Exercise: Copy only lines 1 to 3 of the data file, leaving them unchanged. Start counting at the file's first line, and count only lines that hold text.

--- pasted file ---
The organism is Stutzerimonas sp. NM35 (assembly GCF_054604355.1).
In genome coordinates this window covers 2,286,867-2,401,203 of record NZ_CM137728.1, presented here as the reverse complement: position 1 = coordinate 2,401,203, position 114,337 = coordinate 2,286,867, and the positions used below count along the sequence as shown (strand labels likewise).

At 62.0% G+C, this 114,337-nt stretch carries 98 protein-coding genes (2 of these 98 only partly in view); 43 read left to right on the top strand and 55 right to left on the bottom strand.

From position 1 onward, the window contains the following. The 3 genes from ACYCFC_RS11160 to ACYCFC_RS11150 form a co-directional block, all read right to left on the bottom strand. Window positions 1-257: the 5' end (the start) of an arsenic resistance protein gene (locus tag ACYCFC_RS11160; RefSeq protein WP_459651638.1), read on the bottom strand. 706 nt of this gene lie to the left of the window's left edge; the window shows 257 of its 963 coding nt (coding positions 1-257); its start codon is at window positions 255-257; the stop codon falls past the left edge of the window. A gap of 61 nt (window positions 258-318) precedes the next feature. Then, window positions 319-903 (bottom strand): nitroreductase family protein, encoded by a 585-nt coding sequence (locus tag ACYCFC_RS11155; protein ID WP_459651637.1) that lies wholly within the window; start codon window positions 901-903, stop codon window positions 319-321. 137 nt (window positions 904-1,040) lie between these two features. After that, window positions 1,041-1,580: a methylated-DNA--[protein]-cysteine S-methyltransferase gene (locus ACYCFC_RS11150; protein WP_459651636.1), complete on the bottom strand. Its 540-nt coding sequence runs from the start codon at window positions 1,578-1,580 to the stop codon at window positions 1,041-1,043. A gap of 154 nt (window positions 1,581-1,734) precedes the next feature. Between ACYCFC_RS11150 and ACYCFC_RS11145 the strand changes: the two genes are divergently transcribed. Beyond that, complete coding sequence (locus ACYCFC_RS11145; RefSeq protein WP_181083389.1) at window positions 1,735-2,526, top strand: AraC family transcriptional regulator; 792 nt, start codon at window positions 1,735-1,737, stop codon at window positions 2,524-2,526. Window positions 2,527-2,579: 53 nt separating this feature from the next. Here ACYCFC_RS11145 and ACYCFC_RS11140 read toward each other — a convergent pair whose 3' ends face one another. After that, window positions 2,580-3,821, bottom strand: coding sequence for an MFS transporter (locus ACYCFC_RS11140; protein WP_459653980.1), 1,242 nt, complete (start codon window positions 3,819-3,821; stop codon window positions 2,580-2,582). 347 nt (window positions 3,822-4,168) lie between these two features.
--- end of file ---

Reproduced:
The organism is Stutzerimonas sp. NM35 (assembly GCF_054604355.1).
In genome coordinates this window covers 2,286,867-2,401,203 of record NZ_CM137728.1, presented here as the reverse complement: position 1 = coordinate 2,401,203, position 114,337 = coordinate 2,286,867, and the positions used below count along the sequence as shown (strand labels likewise).

At 62.0% G+C, this 114,337-nt stretch carries 98 protein-coding genes (2 of these 98 only partly in view); 43 read left to right on the top strand and 55 right to left on the bottom strand.